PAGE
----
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January 26, 2013

January Resolutions

Three quarters of the way through the month, some of us may be flagging in our "purge and organize!" resolve. Enter apartmenttherapy.com.

I love this website so much I signed up for the daily email; I do not that kind of thing lightly. And in spite of its name - it's not just for apartment dwellers, so don't be put off if you live in a house.

For the month of January, they are focusing on what they call The January Cure - a daily dose of
decluttering tips and diaries of people who are fighting the good fight.

My charge for the year of 2013? Bring in less! Each time a big bag of stuff goes to Goodwill, I am struck by how I NEEDED each of the items in the bag. Ugh. So, # 2 (the Time Rule) and # 5 (Think Before You Buy) are my new rules of thumb.

There are house tours, a "Looky Lou's" treasure trove of voyeurism (or as my friend E. calls it - house porn); before and afters; and food. There's also Budget Living, Green Living, and DIY projects (loved this Ikea counter top turned into a desk project.)

Check it out. Maybe it will be just the shot in the arm you need to keep up the fight against clutter and save money!





More Love Letters

The other night I was reading The Guardian and came across an article about a woman who, when she was feeling down, wrote an encouraging letter and left it for a total stranger to find. Her TED talk is very encouraging.

Her site is www.moreloveletters.com. If you're feeling low, click on the Found Letters link, grab a Kleenex, and start reading. It will restore your faith in humankind (hopefully).

About a million years ago, I was part of a three-month leadership program. On the last weekend of the program we all wrote "rainy day letters" to each person we had been in intense fellowship with over the past three months. I still have all of mine; they are still important to me twenty years later.

More Love Letters project reminds me of our rainy day letters. Another thing from those three months - one person makes a difference. That also applies to Hannah Brencher, the founder of MLL.

Needlessly to say, I LOVE this idea. So today, once the ice slick melted, I drug myself to the library to return some movies, (the cold I had a couple of weeks ago has reared its crappy head again), and expressly went in TJ Maxx looking for cards to participate in the love letter writing - found the perfect cards!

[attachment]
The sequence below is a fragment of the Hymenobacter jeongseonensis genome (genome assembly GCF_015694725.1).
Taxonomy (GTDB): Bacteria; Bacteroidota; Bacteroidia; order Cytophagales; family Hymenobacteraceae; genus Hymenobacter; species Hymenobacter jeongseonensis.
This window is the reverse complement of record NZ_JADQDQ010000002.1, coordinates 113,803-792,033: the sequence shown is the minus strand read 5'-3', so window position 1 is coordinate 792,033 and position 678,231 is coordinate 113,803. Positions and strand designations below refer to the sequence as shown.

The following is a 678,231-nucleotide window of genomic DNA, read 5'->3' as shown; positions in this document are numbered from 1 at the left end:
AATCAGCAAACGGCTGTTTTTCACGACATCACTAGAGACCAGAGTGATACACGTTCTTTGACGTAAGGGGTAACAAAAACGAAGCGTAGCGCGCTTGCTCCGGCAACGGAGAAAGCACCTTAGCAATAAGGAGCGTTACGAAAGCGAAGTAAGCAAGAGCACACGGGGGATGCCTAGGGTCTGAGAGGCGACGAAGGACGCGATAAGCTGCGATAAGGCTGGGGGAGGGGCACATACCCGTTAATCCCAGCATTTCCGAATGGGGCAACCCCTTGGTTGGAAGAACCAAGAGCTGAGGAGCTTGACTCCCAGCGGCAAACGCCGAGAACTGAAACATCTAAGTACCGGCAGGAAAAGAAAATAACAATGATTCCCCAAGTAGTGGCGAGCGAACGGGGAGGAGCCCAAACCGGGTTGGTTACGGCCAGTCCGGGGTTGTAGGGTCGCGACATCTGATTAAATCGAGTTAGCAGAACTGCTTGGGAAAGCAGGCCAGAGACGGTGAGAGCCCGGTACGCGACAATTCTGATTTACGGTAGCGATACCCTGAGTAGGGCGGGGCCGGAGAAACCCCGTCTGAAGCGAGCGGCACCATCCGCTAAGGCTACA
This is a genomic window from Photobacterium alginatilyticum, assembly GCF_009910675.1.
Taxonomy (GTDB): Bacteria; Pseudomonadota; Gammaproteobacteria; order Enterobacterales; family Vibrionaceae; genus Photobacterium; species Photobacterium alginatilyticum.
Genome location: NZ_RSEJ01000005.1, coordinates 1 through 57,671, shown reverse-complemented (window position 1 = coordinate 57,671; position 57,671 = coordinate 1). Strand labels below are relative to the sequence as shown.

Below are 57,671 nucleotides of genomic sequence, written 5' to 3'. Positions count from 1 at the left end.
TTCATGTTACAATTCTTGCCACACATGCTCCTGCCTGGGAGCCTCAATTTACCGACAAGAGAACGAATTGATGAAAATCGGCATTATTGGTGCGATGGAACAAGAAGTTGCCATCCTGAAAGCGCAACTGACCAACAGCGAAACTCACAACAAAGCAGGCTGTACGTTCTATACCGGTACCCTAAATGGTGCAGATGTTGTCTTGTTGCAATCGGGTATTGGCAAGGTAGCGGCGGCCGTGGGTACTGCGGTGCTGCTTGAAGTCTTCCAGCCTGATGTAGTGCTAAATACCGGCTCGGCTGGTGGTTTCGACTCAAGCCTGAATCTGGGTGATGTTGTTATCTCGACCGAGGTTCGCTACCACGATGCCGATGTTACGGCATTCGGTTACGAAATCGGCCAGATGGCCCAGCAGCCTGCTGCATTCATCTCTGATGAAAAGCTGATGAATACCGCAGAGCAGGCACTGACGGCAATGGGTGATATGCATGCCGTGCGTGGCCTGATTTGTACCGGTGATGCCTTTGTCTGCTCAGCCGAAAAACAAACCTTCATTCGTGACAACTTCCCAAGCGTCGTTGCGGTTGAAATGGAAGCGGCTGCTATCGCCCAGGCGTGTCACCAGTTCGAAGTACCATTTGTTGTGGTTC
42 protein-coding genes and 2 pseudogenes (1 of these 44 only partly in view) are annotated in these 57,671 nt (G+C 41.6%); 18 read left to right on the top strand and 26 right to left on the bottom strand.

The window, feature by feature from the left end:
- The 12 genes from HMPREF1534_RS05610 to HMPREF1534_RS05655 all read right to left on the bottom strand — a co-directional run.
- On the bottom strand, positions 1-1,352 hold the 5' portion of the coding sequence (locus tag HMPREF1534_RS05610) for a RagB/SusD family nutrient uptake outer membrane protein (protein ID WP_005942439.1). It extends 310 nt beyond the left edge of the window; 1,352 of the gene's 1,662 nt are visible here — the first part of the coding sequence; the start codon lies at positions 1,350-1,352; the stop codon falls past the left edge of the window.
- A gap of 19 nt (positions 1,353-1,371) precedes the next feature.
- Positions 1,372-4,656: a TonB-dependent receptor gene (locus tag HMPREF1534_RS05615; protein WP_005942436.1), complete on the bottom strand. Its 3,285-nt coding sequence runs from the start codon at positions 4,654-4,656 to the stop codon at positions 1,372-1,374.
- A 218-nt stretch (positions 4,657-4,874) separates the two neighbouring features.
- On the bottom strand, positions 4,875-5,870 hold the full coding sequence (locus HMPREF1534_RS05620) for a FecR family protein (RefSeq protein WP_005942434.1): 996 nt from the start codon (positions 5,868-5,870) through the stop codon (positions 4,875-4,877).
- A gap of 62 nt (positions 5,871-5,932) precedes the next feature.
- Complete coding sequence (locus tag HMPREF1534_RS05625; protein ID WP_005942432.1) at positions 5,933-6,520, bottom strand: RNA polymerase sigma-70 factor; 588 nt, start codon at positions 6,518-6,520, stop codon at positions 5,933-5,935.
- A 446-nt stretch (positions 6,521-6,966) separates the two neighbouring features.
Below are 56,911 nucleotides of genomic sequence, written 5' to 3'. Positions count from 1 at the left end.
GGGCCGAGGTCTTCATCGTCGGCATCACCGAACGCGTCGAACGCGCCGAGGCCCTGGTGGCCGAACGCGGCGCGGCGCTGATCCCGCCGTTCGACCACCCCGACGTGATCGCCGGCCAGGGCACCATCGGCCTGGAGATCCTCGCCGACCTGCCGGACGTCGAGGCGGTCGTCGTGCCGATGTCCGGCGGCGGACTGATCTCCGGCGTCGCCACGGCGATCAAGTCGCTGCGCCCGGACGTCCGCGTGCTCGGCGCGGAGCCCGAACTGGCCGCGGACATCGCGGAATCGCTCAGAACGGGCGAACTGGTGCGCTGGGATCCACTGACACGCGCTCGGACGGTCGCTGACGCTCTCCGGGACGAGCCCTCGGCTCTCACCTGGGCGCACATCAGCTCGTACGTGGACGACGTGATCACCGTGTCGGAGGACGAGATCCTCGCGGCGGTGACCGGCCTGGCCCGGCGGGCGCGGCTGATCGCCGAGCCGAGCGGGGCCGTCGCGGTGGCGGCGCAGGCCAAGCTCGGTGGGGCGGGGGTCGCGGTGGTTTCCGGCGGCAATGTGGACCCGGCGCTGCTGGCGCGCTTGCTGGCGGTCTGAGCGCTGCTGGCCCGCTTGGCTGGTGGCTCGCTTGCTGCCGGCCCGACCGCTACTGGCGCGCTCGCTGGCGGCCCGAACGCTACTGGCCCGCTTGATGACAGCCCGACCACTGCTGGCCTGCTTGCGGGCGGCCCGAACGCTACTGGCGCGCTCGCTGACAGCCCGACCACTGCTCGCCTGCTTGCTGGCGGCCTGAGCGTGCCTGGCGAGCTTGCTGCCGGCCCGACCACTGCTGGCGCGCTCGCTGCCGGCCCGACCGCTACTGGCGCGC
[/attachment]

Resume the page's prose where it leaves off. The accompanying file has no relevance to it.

I'm excited to start spreading the LOVE!

January 13, 2013

New Neighbors

I have been very lucky in my home owning life, all of my neighbors have been great. We look out for each other, pick up mail, mow lawns when the others can't, things like that.

The house diagonally across the street from me was for sale for over a year. Last week I noticed the sign was down and assumed they took it off the market until spring. Then yesterday, two cars were in the driveway and I surmised it had sold (or rented). Sure enough, signs of life started to appear - people cleaning windows, trimming bushes in the front yard, truckloads of furniture were unloaded, and...dun, dun, dun...a dog was heard.

The dog, (a beagle, my least favorite breed ever), could be heard, with the door and windows closed, in my bedroom in the back of the house. The temperature in these parts in the middle of this January is about 70 degrees, which means storm doors and windows were open, so you can well imagine.

O.M.G.

Beagles don't bark, they bay. Hunting dogs, they're bred to be heard over long distances. My uncle in Georgia had a pack of the standard size. When I was three, for no reason apparent to me, as I walked up the porch steps, one came out from under the house and bit me; the reason they're not my favorite, aside from the noise.


This is a very dog friendly neighborhood; there's a dog next door, across the street, up the street is Samson, the blue nosed pit (a lovely gentleman), Jane, (the former home owner), had three dogs. But they are all well behaved, quiet dogs.

They got a pass yesterday; you're moving furniture, the doors are open, you're keeping the dog in the backyard out of the way, I get it. But the barking went on for HOURS (why do dogs not ever seem to lose their voice?!). Where other people say - awww, poor dog, I just want it to STFU. NOW.